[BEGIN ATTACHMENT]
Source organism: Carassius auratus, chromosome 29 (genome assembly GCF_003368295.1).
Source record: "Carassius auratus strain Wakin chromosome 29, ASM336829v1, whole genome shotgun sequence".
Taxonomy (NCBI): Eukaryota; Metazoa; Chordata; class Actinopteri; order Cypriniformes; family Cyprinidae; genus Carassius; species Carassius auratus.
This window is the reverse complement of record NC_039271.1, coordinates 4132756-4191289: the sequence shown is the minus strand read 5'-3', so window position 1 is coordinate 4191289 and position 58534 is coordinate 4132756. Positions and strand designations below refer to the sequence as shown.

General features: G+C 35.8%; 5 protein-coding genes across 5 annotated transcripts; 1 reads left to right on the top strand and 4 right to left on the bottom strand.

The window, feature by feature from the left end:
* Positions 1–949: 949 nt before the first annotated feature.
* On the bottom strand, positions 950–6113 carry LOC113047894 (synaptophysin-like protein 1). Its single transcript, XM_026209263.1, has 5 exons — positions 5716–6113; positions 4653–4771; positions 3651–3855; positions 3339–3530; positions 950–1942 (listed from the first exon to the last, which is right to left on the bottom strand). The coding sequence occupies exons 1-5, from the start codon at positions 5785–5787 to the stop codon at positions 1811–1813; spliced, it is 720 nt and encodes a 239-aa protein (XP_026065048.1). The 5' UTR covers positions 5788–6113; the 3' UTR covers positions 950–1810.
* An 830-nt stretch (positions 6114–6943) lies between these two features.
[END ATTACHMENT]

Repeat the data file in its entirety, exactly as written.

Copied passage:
Source organism: Carassius auratus, chromosome 29 (genome assembly GCF_003368295.1).
Source record: "Carassius auratus strain Wakin chromosome 29, ASM336829v1, whole genome shotgun sequence".
Taxonomy (NCBI): Eukaryota; Metazoa; Chordata; class Actinopteri; order Cypriniformes; family Cyprinidae; genus Carassius; species Carassius auratus.
This window is the reverse complement of record NC_039271.1, coordinates 4132756-4191289: the sequence shown is the minus strand read 5'-3', so window position 1 is coordinate 4191289 and position 58534 is coordinate 4132756. Positions and strand designations below refer to the sequence as shown.

General features: G+C 35.8%; 5 protein-coding genes across 5 annotated transcripts; 1 reads left to right on the top strand and 4 right to left on the bottom strand.

The window, feature by feature from the left end:
* Positions 1–949: 949 nt before the first annotated feature.
* On the bottom strand, positions 950–6113 carry LOC113047894 (synaptophysin-like protein 1). Its single transcript, XM_026209263.1, has 5 exons — positions 5716–6113; positions 4653–4771; positions 3651–3855; positions 3339–3530; positions 950–1942 (listed from the first exon to the last, which is right to left on the bottom strand). The coding sequence occupies exons 1-5, from the start codon at positions 5785–5787 to the stop codon at positions 1811–1813; spliced, it is 720 nt and encodes a 239-aa protein (XP_026065048.1). The 5' UTR covers positions 5788–6113; the 3' UTR covers positions 950–1810.
* An 830-nt stretch (positions 6114–6943) lies between these two features.